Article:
Mr. P Mauro, P. Eng.
Manager of Engineering
City of Thunder
I have linked to a document that I found on the city of Thunder Bay website. The document discusses the lead water pipe issue and things that you can do to minimize the amount of lead you are consuming in your drinking water. The following is an excerpt from that document.
What is the City doing?
The City has programs to help reduce lead levels in our drinking water. The waterman replacement program ensures the piped water infrastructure is renewed. When watermains are replaced, the service connections are also replaced to the property line. The homeowner has the option to make arrangements with the City or a contractor, at that time, to replace the service from the property line into the house at their own expense.
As you can see, the document states that it is the City’s policy to replace the service connection to the property line. The same information can be found in the 2009 Water Quality Report. Sounds great except for the fact that it is not true. I have found that almost if not all of the houses that are on streets that have had the main sewer and water lines replaced have had the service replaced to the shutoff valve only. This valve is never located on the property line. The distance from the valve to the property line can vary a great deal. This section of the service line can make up as much as 90% of the total distance from the valve to the house. In my case, the distance from the valve to the property line is approx. 50% of the total length from the valve to the house.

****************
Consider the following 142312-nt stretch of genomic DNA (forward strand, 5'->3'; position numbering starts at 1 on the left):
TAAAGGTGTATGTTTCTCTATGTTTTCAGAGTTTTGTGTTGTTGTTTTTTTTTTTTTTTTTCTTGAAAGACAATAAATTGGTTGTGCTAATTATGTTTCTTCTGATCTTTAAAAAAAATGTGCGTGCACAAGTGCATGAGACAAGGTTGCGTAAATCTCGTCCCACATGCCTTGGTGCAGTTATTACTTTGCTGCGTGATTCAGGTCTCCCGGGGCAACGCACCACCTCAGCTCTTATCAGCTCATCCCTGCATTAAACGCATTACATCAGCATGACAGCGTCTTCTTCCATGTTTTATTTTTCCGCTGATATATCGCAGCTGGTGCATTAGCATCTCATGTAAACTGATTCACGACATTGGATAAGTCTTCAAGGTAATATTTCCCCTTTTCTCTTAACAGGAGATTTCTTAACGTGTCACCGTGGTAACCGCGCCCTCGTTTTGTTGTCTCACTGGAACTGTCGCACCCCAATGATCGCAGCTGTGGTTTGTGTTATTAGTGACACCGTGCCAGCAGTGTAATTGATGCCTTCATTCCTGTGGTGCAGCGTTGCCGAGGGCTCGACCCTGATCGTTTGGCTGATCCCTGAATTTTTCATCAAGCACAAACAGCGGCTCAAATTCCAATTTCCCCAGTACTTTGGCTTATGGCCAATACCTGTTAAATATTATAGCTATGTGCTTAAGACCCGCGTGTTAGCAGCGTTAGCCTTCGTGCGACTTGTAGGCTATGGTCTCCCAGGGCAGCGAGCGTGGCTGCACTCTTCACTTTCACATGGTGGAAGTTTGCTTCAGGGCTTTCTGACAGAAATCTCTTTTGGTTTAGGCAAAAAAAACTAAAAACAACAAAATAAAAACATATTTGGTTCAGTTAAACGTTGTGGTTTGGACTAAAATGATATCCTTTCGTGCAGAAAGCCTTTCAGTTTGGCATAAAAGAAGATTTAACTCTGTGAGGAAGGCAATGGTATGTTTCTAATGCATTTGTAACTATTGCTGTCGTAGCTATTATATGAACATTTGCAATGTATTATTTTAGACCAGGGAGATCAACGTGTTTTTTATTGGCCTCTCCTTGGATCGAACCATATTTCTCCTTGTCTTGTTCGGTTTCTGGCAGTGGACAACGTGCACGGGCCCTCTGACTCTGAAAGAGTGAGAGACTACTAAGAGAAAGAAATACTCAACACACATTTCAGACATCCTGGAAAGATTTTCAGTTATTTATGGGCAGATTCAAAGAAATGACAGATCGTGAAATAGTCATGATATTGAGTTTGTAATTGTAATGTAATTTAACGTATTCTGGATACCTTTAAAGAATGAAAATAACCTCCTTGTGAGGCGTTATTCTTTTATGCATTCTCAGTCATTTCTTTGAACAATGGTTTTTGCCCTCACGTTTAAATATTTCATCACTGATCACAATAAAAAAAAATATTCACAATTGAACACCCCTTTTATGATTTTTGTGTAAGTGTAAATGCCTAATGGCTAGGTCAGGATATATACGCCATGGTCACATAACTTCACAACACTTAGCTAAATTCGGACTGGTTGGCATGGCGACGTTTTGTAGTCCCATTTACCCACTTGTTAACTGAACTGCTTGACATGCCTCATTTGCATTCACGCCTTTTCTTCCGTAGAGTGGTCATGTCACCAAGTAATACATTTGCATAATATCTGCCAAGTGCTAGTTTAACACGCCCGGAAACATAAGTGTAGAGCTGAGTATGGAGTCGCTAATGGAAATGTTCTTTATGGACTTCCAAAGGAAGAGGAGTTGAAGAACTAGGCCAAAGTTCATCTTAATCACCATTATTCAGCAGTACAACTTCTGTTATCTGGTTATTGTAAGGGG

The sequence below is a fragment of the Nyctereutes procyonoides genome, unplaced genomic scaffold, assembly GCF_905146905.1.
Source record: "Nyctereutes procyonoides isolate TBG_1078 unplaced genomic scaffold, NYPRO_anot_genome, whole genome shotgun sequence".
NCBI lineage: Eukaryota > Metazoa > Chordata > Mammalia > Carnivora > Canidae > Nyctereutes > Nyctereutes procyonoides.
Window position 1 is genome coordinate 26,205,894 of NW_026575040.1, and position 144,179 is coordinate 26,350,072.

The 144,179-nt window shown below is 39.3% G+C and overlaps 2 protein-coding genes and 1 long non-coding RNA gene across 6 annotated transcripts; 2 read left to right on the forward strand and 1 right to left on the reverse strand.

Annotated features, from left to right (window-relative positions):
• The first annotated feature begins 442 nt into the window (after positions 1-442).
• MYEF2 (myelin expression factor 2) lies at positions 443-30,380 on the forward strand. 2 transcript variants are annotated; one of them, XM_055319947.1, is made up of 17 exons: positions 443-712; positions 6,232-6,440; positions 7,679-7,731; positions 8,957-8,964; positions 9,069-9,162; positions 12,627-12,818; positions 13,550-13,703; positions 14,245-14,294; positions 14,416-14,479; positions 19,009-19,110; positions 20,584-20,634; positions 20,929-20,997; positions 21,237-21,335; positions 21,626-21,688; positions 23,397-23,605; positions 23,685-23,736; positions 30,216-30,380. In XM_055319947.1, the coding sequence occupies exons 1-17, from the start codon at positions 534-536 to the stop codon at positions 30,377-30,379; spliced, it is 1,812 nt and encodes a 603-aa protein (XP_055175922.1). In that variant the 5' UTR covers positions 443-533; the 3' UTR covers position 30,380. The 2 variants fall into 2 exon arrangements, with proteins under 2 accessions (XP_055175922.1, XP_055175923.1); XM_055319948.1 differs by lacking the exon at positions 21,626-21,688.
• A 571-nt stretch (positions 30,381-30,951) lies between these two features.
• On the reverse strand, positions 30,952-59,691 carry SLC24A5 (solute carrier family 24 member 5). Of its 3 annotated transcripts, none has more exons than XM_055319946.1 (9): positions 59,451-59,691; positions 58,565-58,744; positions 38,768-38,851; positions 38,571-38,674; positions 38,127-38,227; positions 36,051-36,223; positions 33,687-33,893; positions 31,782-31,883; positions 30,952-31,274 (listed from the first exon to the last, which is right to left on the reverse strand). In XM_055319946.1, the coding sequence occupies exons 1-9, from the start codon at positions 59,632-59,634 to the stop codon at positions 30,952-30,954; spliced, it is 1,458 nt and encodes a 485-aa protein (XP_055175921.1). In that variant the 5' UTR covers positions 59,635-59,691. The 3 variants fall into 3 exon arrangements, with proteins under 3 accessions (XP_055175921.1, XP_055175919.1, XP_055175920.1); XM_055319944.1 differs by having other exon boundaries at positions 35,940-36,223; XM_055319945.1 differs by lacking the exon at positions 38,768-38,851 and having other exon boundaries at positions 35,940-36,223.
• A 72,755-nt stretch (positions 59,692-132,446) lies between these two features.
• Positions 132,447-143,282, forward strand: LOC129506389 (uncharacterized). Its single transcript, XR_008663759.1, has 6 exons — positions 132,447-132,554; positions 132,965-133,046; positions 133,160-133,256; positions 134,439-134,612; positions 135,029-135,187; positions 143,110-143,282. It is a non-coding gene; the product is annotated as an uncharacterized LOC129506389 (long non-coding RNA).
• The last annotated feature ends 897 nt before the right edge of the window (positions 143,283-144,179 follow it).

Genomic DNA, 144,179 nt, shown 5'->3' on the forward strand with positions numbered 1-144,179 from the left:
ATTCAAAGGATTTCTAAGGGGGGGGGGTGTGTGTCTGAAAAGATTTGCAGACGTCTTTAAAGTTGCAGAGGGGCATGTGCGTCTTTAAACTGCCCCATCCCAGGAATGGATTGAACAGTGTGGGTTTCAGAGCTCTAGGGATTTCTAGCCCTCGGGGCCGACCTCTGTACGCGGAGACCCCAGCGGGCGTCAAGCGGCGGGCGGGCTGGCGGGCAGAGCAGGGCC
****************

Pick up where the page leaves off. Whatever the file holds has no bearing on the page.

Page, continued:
As you can see from Figure 1, if there is a sidewalk, the shutoff valve (A) is always located on the opposite side of the sidewalk from the home. In the rare occasion that the contractor was asked for a quote for the work required to replace the lead waterline service, this quote was inflated by the inclusion of the cost of replacing the city owned waterline that was not replaced under the road work. Homeowners were never given a proper quote. Had EVERY homeowner been given quotes that actually reflected the work that was to be done on THEIR property, it is possible that more would have had the work done.
Figure 2 is a photo of Squitti’s Grocery on Bay Street. You can see that the face of the building is almost right on the property line. No service replacement was done on this building that I know of. The sidewalk was removed only a few days ago. If the work was required, the cost to the homeowner should have been minimal. Is there still a lead water line going to that building? If there was before, there still is now.
This brings us to the few homeowners that did pay to have the work done. Did the city reimburse those homeowners for the work that was done on city property? If not, you owe them money.
I do not understand why shutoff valves could not have been moved to the property line. This would have eliminated all of the city’s portion of the lead service line. In most cases, sidewalks are being replaced as part of the contract. Does it not make sense to do the work under the sidewalk now? Now, when it is much easier? Now when it is much cheaper?